The Air Force recently published Volume 70 of the Air Force Law Review (link to PDF). It contains the following articles:

Protecting Security And Privacy: An Analytical Framework For Airborne Domestic Imagery. Colonel Dawn M.K. Zoldi.

The Sky Has Not Fallen: A Brief Look At The Impact Of United States V. Walters Ten Years Later. Lieutenant Colonel W. Shane Cohen And Captain Jonathan S. Sussman.

High (Risk) Society: Easing The Anxiety For Institutional Clients Using Social Media. Ms. Susan L. Turley.

The Big Payback: How Corruption Taints Offset Agreements In International Defense Trade. Lieutenant Colonel Ryan J. Lambrecht.

Wielding A “Very Long, People-Intensive Spear”: Inherently Governmental Functions And The Role Of Contractors In U.S. Department Of Defense Unmanned Aircraft Systems Missions. Major Keric D. Clanahan.

The Walters article (direct link) is of particular interest to military justice practitioners. In United States v. Walters, 58 M.J. 391 (C.A.A.F. 2003) (link to slip op.) the appellant was charged with wrongful use of ecstasy of divers occasions, but was convicted by exceptions and substitutions of wrongful use on one occasion. However, the panel did not specify which occasion formed the basis for the conviction. CAAF determined that this created an ambiguous finding that prevented the Air Force Court of Criminal Appeals from conducting its factual sufficiency review under Article 66(c), and ruled that:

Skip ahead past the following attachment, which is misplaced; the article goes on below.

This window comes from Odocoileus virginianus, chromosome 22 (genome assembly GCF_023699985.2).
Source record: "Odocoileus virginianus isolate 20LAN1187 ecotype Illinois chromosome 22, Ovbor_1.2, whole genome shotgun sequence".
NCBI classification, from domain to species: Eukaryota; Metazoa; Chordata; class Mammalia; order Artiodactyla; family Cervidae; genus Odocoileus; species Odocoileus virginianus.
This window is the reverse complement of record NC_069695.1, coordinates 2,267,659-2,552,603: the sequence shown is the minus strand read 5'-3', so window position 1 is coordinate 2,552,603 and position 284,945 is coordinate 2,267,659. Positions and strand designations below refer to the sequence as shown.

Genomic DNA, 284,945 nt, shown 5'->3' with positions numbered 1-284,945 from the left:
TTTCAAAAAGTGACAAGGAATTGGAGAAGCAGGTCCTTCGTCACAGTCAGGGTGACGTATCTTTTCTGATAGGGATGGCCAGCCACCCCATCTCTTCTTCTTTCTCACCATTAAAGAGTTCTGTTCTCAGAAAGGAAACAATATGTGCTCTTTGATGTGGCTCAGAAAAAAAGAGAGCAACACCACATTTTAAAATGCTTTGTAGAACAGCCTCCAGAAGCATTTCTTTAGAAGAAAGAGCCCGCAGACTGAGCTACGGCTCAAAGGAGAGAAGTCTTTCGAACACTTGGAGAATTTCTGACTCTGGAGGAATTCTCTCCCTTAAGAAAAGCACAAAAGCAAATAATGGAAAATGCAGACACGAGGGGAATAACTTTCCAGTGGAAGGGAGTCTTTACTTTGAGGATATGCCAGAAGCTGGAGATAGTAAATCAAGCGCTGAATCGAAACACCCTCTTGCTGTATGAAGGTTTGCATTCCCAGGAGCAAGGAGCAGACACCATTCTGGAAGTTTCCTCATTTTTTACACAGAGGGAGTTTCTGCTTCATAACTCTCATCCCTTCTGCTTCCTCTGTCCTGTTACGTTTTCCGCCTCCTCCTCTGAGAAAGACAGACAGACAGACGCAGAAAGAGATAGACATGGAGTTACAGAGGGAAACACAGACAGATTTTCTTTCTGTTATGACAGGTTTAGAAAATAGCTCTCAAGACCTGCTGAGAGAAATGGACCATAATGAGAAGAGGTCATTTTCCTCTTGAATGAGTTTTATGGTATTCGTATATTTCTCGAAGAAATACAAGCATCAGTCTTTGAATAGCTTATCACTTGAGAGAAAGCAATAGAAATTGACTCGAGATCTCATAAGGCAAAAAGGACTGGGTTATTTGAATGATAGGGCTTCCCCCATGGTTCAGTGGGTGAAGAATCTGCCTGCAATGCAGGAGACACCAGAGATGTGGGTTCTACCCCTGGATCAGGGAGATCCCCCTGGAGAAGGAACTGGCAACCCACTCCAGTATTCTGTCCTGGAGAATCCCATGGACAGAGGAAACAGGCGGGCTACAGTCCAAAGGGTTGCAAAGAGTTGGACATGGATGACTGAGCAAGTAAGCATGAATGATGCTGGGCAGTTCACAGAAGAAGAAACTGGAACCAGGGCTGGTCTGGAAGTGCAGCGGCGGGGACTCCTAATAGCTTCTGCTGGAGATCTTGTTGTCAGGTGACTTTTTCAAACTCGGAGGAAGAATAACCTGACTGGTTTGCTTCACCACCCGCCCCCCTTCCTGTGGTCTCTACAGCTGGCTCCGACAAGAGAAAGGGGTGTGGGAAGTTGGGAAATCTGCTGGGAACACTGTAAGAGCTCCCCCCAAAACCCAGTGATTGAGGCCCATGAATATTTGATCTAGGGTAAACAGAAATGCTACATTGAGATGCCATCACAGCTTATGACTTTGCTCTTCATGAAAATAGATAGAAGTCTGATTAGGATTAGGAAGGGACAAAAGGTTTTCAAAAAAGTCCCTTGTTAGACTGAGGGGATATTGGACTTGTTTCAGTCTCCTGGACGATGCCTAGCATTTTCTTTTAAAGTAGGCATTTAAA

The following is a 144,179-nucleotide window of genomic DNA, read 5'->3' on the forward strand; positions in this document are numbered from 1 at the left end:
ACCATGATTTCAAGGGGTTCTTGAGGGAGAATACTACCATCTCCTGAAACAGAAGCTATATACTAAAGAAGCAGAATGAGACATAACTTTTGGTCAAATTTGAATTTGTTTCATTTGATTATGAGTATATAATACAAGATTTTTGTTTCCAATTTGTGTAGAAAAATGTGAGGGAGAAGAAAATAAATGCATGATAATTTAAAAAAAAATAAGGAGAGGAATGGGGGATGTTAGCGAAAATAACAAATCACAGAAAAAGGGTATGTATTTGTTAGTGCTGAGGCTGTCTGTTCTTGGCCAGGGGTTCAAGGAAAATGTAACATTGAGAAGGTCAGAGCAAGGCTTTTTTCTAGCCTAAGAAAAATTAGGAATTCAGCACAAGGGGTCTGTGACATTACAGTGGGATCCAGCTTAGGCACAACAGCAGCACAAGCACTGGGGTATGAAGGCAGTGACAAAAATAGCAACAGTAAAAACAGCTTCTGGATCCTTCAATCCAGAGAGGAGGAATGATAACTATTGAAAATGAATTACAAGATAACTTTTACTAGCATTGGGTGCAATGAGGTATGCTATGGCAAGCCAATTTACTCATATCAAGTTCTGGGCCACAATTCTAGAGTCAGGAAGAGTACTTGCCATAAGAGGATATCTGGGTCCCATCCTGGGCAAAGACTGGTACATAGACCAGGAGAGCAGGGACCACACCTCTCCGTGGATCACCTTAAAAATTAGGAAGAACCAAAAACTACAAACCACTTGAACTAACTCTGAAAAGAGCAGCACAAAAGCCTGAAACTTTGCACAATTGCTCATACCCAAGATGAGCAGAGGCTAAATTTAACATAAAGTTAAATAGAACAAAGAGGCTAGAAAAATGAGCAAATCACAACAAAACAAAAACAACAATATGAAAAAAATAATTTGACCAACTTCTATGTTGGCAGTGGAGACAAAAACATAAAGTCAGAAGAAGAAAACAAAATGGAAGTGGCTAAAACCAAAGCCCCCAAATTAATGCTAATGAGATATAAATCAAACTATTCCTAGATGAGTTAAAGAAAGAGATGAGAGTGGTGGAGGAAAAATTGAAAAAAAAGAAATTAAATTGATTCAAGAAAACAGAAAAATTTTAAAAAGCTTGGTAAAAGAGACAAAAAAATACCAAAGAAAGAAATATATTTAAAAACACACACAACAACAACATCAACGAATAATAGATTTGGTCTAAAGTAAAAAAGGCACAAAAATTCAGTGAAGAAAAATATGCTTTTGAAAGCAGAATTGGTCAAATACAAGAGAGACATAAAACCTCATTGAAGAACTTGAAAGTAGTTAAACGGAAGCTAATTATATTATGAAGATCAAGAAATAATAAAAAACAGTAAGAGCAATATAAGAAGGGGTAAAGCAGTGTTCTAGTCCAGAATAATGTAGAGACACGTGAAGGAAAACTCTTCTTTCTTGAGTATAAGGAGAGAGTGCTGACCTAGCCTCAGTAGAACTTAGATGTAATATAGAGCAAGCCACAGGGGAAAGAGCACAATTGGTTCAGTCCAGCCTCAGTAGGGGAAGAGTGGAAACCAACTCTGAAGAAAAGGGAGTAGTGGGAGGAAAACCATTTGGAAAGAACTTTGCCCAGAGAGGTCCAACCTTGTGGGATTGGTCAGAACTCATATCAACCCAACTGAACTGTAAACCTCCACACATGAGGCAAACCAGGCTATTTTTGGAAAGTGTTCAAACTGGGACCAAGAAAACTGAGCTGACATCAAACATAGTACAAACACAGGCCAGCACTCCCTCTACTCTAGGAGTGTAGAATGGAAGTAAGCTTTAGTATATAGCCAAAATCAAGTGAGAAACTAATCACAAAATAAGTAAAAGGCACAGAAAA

Where a specification alleges wrongful acts on “divers occasions,” the members must be instructed that any findings by exceptions and substitutions that remove the “divers occasions” language must clearly reflect the specific instance of conduct upon which their modified findings are based.

Walters, 58 M.J. 391, slip op. at 12. In the article, Lieutenant Colonel Cohen and Captain Sussman discuss similar cases in the intervening decade, reasons why prosecutors should continue to charge on divers occasions, and sentencing considerations.

Comments are closed.